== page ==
INTERGENERATIONAL SOLIDARITY AND PARENT-CHILD DISCUSSION ON END-OF-LIFE CARE IN JAPAN

R. Hirayama, C. Shimada, T. Wakui, K. Nakazato
2017 Innovation in aging  
well-being after retirement. However, not many studies have looked at the longitudinal association between ties with children and well-being among the retirees. Therefore, using four waves (2006, 2008, 2010, and 2012) of the Korean Longitudinal Study of Aging (KLoSA), this study examined how parent-child relationship satisfaction changes over time after retirement and how ties with adult children are associated with the longitudinal change in relationship satisfaction. The sample included in
more » ... mple included in this study were Korean adults aged 45 years or older who retired between 2005 and 2006 before the baseline survey (N = 233). The results showed that parent-child relationship satisfaction decreases over 6 years after retirement, and that receiving support from children and having frequent contact with children measured at Wave 1 have positive associations with the initial level of parent-child relationship satisfaction. Interestingly, the results also showed that income level moderates the relationship between ties with children and parentchild relationship satisfaction. For low-income retirees, those with higher levels of contact and support had higher level of parent-child relationship satisfaction across time. However, for high-income retirees, the level of parent-child relationship satisfaction did not differ by the levels of contact and support. These results show that having strong ties with adult children is important for Korean retirees' parent-child relationship satisfaction soon after retirement, especially for low-income retirees.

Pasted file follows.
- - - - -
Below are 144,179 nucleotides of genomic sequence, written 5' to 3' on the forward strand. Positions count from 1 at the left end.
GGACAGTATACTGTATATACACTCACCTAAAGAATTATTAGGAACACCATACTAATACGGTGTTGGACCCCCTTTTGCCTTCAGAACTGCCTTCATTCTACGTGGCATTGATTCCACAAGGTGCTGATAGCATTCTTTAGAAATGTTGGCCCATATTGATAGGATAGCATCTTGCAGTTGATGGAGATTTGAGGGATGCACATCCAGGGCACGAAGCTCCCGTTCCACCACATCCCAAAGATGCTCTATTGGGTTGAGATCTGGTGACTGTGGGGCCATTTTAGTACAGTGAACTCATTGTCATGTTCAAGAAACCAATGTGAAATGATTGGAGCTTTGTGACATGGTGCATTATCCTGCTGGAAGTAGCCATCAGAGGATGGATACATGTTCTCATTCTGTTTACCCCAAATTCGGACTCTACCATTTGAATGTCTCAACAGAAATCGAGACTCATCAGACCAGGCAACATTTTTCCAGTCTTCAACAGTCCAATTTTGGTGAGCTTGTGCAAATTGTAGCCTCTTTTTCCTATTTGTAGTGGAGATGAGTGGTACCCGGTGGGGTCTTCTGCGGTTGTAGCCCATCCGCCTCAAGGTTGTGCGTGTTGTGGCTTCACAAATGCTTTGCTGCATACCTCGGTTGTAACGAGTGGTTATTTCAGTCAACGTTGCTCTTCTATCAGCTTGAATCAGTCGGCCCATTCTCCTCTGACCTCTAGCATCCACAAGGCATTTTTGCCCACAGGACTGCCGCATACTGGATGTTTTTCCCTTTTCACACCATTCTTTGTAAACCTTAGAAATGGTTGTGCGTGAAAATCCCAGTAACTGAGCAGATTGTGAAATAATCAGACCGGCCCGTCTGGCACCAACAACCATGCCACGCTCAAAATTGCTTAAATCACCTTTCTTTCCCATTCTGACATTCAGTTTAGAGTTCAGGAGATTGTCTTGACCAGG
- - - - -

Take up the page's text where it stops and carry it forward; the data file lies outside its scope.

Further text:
doi:10.1093/geroni/igx004.1377 fatcat:l3bgcasi6zcv5gpt2yanxak2yi